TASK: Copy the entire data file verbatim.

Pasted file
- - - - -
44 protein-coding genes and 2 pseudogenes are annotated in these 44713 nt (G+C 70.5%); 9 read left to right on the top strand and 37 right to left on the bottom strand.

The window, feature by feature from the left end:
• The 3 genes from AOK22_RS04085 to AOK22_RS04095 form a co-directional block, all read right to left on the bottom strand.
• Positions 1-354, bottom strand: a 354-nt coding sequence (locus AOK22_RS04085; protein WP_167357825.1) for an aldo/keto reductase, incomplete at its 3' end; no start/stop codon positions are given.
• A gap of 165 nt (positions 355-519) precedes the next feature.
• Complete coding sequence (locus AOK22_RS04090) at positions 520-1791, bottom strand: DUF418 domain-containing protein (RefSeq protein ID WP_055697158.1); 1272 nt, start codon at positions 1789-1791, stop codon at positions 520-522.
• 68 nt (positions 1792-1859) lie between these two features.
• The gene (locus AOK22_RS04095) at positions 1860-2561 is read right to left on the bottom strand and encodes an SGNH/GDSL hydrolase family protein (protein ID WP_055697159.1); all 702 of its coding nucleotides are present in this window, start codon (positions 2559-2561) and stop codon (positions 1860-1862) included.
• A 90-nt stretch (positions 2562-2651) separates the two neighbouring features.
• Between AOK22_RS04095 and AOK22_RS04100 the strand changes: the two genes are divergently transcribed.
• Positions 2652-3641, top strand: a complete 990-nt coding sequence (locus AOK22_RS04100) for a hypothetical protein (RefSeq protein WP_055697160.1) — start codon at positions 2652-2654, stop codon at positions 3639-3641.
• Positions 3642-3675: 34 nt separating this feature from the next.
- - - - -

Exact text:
44 protein-coding genes and 2 pseudogenes are annotated in these 44713 nt (G+C 70.5%); 9 read left to right on the top strand and 37 right to left on the bottom strand.

The window, feature by feature from the left end:
• The 3 genes from AOK22_RS04085 to AOK22_RS04095 form a co-directional block, all read right to left on the bottom strand.
• Positions 1-354, bottom strand: a 354-nt coding sequence (locus AOK22_RS04085; protein WP_167357825.1) for an aldo/keto reductase, incomplete at its 3' end; no start/stop codon positions are given.
• A gap of 165 nt (positions 355-519) precedes the next feature.
• Complete coding sequence (locus AOK22_RS04090) at positions 520-1791, bottom strand: DUF418 domain-containing protein (RefSeq protein ID WP_055697158.1); 1272 nt, start codon at positions 1789-1791, stop codon at positions 520-522.
• 68 nt (positions 1792-1859) lie between these two features.
• The gene (locus AOK22_RS04095) at positions 1860-2561 is read right to left on the bottom strand and encodes an SGNH/GDSL hydrolase family protein (protein ID WP_055697159.1); all 702 of its coding nucleotides are present in this window, start codon (positions 2559-2561) and stop codon (positions 1860-1862) included.
• A 90-nt stretch (positions 2562-2651) separates the two neighbouring features.
• Between AOK22_RS04095 and AOK22_RS04100 the strand changes: the two genes are divergently transcribed.
• Positions 2652-3641, top strand: a complete 990-nt coding sequence (locus AOK22_RS04100) for a hypothetical protein (RefSeq protein WP_055697160.1) — start codon at positions 2652-2654, stop codon at positions 3639-3641.
• Positions 3642-3675: 34 nt separating this feature from the next.